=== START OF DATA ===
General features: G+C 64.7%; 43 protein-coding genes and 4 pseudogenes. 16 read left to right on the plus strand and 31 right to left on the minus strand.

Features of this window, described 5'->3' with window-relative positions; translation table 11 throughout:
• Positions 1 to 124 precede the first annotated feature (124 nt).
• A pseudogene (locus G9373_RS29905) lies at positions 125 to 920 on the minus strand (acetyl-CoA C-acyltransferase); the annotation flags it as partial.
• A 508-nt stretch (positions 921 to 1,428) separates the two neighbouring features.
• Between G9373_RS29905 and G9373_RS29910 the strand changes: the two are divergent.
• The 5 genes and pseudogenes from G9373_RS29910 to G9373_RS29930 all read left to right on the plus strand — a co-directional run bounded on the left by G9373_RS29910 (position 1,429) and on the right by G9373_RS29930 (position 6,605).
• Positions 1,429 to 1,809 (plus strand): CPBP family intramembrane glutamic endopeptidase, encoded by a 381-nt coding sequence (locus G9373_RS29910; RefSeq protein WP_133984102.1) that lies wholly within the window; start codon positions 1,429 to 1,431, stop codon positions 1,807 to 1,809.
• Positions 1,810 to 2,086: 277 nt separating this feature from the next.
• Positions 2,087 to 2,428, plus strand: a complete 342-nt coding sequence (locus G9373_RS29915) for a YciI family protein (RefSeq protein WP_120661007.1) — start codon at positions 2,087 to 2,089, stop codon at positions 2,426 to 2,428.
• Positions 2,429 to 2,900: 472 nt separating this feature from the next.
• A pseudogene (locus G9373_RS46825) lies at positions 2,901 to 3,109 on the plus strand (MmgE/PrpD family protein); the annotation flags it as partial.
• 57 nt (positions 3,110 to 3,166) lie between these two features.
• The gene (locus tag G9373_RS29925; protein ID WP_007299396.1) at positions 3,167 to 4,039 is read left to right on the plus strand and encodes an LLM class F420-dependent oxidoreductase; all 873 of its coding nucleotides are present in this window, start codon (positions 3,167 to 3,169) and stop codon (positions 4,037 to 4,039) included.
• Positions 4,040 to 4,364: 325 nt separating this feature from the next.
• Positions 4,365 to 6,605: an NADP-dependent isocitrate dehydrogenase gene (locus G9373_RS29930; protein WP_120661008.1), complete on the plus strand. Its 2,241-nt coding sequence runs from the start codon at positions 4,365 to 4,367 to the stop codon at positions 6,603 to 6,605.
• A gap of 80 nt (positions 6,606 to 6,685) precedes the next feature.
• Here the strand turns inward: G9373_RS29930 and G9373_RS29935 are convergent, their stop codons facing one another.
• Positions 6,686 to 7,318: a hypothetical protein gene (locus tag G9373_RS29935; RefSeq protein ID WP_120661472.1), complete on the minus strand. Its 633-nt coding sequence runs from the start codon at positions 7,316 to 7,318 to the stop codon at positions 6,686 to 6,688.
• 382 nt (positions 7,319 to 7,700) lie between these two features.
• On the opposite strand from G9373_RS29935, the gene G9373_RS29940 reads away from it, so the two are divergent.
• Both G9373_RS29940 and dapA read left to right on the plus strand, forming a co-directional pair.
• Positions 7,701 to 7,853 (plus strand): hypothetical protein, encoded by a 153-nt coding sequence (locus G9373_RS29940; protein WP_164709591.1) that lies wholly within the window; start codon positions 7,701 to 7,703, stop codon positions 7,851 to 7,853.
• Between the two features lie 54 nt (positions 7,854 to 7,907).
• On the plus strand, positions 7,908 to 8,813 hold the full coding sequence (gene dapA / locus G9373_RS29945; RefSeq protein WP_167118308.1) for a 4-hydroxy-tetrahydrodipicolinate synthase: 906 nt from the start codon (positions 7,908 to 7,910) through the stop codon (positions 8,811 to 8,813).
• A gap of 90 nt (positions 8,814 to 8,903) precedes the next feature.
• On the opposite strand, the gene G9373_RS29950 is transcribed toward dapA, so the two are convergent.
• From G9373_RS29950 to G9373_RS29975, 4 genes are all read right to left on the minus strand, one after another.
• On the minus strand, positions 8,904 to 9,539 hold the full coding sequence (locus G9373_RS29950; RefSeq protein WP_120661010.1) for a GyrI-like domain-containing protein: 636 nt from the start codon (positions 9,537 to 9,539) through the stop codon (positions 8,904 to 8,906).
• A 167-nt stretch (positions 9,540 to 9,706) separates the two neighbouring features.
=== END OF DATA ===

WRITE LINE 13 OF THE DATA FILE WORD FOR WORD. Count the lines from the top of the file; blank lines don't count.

• 57 nt (positions 3,110 to 3,166) lie between these two features.